Editor’s note: This is the last installment in a six-part series on the Durham Public Schools that originally appeared at the Bull City Rising Blog. The articles are reprinted here with authors’ permission.
We’ve seen this week a set of data that’s hard to stomach.
Despite an extremely generous comparative level of local funding — and total spending levels that are, on a per-pupil basis, at the top of those in peer counties — Durham students’ academic performance lags other North Carolina counties, by numerous measures.
We’d argue that this is no less than an enormous risk factor for the future success and well-being of the community.
Look at all the attention paid in recent years to finding ways to saving Durham’s “disconnected youth,” the tranche of Durham’s youngest residents who are not connected to schools, jobs, civic structures, and the like — and, therefore, those most likely to find connection in gangs or other antisocial outcome:
Or look at the names, faces and ages of those who have been arrested in so many of the shootings and murders plaguing our community in recent months: almost all were young men, often accused of crimes at an age where one would hope they would be in school, not the detention center.
As MDC noted in their report on disconnected youth:
Young people who fail to complete high school earn lower wages and are much more likely to become long term unemployed than their more educated peers. In 2006, the median weekly wage for high school dropouts 25 and older was $419; for holders of an associate’s degree, $721. According to Wald and Martinez (2003), in 2000, a period of low unemployment, barely more than 50 percent of high school dropouts were employed, contrasted with 93 percent of adults holding an associate’s degree or better. Between 1997 and 2001, over a quarter of high school dropouts were unemployed for a year or longer. Even more ominously, 16 percent of all young men aged 18 to 24 who lack a high school degree or General Educational Development certificate (GED) are estimated to be in prison or on parole at any given time. The corresponding figure for African-American males is 30 percent, higher than the proportion of African American males in higher education (Wald and Martinez, 2003).
In Durham Public Schools, 80.7% of students graduate in four years; the five year cohort rate is 85.8%.
That’s nearly one in seven youth, still, who find themselves in the economic and social blind-alley of disconnection. To contemplate that 16% of them — or nearly one in three, among African-Americans — are in prison or parole is a horrifying thought.
Yet we should be just as concerned that, even among the majority who do graduate — only 35% do so while meeting the state’s standards for college and career readiness.
That metric is intended to be met by all who receive a diploma. Where does this leave our youth who are completing high school yet failing to demonstrate a full readiness for the demands of further education or a career?
How will they compete in the global economy? How will we keep this much larger group from becoming at risk for the outcomes of underemployment, underutilization, alienation?
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Undoubtedly, Durham faces unique challenges in ensuring acceptable academic outcomes for all students.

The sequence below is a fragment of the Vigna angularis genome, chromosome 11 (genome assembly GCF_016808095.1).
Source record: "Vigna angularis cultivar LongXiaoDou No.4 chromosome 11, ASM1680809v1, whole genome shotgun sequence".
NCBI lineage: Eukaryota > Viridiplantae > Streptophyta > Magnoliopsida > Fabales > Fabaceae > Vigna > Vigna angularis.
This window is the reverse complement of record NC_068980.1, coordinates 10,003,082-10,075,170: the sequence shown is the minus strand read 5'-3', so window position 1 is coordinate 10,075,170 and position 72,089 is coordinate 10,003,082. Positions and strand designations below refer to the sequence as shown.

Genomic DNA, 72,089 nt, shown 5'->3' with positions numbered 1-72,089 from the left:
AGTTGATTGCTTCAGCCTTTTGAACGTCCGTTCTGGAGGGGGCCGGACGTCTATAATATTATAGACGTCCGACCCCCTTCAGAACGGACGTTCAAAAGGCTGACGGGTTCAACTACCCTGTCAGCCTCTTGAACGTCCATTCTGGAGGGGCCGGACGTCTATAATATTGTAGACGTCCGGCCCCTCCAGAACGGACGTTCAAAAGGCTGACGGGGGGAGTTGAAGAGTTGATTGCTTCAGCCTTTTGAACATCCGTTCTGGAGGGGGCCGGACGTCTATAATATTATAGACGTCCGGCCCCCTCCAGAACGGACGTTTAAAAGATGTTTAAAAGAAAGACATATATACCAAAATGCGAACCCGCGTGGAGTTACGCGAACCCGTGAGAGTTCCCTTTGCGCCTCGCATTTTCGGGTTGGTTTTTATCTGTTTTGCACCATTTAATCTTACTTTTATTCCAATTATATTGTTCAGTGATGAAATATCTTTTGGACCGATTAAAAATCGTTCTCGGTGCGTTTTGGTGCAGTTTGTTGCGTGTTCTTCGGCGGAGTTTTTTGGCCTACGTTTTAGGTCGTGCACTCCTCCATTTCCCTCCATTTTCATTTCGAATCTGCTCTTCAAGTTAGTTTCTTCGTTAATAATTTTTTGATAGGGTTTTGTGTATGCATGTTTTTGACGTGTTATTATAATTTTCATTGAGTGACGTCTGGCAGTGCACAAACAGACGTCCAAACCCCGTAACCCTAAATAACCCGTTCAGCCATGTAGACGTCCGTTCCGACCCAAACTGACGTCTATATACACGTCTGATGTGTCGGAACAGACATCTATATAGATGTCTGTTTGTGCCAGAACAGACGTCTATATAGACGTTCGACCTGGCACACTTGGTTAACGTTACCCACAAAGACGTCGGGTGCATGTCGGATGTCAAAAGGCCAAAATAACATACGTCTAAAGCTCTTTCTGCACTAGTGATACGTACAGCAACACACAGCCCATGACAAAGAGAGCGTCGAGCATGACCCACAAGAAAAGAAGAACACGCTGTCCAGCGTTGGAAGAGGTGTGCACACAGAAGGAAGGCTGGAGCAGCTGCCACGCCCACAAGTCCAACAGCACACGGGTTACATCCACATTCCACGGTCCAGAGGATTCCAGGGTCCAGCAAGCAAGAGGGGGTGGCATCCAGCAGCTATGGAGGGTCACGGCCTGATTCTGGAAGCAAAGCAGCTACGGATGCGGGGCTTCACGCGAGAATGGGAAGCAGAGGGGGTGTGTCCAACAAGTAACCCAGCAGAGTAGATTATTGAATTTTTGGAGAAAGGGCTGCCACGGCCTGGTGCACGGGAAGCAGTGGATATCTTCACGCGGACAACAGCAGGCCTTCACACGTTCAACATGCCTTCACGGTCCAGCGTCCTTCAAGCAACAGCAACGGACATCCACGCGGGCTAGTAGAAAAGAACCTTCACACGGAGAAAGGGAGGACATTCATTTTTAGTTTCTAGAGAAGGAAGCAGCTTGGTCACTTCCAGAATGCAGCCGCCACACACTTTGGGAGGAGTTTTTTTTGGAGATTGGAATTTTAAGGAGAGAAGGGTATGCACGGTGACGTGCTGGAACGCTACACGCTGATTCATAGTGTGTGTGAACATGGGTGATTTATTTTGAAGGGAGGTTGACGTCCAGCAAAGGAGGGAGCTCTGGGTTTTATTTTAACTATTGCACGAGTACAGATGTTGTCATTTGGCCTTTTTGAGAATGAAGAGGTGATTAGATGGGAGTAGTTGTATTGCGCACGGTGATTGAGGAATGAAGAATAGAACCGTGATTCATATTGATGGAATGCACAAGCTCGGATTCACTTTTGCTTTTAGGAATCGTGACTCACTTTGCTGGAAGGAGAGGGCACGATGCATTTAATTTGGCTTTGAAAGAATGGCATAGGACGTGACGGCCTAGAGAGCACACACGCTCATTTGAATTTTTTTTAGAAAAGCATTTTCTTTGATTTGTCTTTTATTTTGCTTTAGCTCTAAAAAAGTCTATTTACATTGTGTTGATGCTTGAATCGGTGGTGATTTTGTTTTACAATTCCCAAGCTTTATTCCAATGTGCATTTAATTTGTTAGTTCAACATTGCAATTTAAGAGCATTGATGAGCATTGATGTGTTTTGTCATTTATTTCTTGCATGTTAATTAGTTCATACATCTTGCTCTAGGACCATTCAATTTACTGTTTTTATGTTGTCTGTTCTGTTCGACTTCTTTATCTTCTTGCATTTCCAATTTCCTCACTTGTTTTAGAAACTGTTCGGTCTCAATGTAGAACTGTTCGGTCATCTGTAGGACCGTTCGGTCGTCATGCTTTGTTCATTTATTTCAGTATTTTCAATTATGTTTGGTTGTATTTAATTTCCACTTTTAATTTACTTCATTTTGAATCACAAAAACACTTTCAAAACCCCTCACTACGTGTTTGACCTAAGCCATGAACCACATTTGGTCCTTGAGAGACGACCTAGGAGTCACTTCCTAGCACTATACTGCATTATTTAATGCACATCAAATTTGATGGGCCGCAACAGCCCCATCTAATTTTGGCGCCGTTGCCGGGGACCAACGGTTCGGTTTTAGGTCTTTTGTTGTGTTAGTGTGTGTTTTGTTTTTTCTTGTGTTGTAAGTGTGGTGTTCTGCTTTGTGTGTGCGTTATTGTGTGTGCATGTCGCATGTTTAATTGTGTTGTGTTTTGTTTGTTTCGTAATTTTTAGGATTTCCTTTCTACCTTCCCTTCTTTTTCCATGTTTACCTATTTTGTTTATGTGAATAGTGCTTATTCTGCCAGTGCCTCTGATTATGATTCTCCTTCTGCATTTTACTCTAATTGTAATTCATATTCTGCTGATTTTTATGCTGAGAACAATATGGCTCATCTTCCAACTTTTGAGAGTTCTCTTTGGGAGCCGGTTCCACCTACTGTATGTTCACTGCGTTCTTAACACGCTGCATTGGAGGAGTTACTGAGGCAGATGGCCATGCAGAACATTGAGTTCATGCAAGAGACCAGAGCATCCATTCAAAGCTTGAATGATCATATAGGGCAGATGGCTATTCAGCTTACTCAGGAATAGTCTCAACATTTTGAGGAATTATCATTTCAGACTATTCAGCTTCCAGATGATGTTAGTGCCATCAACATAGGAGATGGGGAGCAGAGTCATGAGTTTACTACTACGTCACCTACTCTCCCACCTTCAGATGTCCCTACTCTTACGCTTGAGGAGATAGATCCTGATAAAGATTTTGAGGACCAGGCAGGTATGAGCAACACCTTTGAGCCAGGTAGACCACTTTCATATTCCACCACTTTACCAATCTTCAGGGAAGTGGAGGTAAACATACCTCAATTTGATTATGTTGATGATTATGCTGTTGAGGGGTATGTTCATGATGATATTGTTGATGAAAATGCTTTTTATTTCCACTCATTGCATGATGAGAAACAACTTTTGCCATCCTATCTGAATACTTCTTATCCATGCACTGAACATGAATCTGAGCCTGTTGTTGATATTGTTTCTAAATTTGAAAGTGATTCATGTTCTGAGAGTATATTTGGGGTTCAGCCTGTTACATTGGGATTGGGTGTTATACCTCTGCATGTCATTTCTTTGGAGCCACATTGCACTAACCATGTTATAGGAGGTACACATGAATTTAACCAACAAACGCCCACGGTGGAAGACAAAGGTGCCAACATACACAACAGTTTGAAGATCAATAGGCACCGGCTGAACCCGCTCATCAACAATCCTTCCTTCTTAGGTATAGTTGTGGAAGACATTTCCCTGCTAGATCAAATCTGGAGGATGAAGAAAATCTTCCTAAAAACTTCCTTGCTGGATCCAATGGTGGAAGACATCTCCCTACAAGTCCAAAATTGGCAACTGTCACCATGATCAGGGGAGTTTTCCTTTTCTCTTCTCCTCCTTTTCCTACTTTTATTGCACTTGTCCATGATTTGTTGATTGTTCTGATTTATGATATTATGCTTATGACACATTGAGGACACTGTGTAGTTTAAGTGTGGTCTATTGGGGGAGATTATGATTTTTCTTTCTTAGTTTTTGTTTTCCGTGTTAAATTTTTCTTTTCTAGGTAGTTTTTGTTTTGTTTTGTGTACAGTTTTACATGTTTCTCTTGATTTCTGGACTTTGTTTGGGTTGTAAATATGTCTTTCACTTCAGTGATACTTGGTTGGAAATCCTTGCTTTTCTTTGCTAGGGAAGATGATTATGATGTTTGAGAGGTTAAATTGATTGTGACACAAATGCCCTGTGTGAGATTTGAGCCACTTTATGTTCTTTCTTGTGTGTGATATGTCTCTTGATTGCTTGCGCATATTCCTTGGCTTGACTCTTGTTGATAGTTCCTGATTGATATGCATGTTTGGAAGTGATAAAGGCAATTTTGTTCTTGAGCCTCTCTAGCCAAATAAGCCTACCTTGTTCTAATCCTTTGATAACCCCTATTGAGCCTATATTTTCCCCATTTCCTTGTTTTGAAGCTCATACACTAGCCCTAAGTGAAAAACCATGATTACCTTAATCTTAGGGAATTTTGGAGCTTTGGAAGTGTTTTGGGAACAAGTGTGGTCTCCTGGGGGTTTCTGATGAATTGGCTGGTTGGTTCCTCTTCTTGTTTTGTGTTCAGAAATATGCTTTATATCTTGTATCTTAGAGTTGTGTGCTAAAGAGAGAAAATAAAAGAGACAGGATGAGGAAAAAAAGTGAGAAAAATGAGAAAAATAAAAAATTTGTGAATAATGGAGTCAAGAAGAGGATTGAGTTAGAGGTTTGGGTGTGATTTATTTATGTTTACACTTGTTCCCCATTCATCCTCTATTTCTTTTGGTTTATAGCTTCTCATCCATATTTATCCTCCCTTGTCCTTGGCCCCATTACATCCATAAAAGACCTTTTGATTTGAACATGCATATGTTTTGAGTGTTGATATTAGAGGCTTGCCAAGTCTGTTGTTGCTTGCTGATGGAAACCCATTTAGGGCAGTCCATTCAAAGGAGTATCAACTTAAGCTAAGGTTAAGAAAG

Unfortunately, instead of using some of the strongest local funding in the state to full advantage, we’ve raised data this week that suggests DPS may be shortchanging itself with administrative inefficiencies and worrisome spending priorities.
The state general assembly isn’t doing local school districts any favors with its underwhelming funding allotments, of course. Currently, Durham taxpayers are picking up the slack; more local tax dollars go to towards education than any other city or county service.
It behooves concerned Durham citizens to pay more attention to what’s happening in the Fuller building, and demand that DPS spend money in the right ways.
If DPS utilized all of its current tax dollars to maximize student achievement, of course, that still may not be enough to provide an equal educational opportunity for all. As a community, we’ll have to cross that bridge when we get there, but we must get there first.
DPS superintendent Dr. L’Homme and CFO Aaron Beaulieu inherited this budget and its implicit priorities from the troubled Becoats administrations and those before it. To his credit, Beaulieu brought the comparative study with Gaston, Johnston, and Cabarrus forward to the DPS budget advisory committee.
Coming up on their second budget cycle with the district, we must hope that they are now familiar enough with DPS’s structure and operations that they can identify opportunities for spending to reprioritized to categories with more direct impact on student learning.
As we write these words, the district is at the beginning of the budget development cycle for the 2016-17 academic year.
Now is the time for the public to weigh in on these issues and to ask to tough questions of the school board and the county commissioners, who have oversight responsibility and the final say over local school funding.
And as we’re entering the election cycle for three school board seats (though only one of which is a contested race) and for all five of the county commission seats, we hope that these issues will be discussed and debated on the campaign trail.